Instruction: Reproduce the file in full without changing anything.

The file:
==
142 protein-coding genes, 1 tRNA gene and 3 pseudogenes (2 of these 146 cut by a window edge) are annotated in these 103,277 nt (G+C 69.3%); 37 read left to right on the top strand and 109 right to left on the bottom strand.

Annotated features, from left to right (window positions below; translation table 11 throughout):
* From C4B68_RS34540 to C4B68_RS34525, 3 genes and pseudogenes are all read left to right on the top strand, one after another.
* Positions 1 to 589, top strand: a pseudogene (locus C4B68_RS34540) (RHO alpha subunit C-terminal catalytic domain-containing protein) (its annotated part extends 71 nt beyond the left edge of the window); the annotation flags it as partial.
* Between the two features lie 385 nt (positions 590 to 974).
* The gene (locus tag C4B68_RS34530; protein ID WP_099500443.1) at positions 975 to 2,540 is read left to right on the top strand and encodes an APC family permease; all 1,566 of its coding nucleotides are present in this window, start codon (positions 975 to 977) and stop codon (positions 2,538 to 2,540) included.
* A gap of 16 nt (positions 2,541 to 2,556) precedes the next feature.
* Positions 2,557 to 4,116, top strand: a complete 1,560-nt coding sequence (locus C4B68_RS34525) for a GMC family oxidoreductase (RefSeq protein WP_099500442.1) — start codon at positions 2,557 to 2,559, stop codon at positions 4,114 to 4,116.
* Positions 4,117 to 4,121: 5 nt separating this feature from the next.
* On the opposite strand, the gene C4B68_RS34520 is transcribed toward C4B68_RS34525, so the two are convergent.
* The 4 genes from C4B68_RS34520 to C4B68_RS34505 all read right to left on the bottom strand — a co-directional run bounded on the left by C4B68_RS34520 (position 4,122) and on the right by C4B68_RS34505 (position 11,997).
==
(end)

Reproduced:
142 protein-coding genes, 1 tRNA gene and 3 pseudogenes (2 of these 146 cut by a window edge) are annotated in these 103,277 nt (G+C 69.3%); 37 read left to right on the top strand and 109 right to left on the bottom strand.

Annotated features, from left to right (window positions below; translation table 11 throughout):
* From C4B68_RS34540 to C4B68_RS34525, 3 genes and pseudogenes are all read left to right on the top strand, one after another.
* Positions 1 to 589, top strand: a pseudogene (locus C4B68_RS34540) (RHO alpha subunit C-terminal catalytic domain-containing protein) (its annotated part extends 71 nt beyond the left edge of the window); the annotation flags it as partial.
* Between the two features lie 385 nt (positions 590 to 974).
* The gene (locus tag C4B68_RS34530; protein ID WP_099500443.1) at positions 975 to 2,540 is read left to right on the top strand and encodes an APC family permease; all 1,566 of its coding nucleotides are present in this window, start codon (positions 975 to 977) and stop codon (positions 2,538 to 2,540) included.
* A gap of 16 nt (positions 2,541 to 2,556) precedes the next feature.
* Positions 2,557 to 4,116, top strand: a complete 1,560-nt coding sequence (locus C4B68_RS34525) for a GMC family oxidoreductase (RefSeq protein WP_099500442.1) — start codon at positions 2,557 to 2,559, stop codon at positions 4,114 to 4,116.
* Positions 4,117 to 4,121: 5 nt separating this feature from the next.
* On the opposite strand, the gene C4B68_RS34520 is transcribed toward C4B68_RS34525, so the two are convergent.
* The 4 genes from C4B68_RS34520 to C4B68_RS34505 all read right to left on the bottom strand — a co-directional run bounded on the left by C4B68_RS34520 (position 4,122) and on the right by C4B68_RS34505 (position 11,997).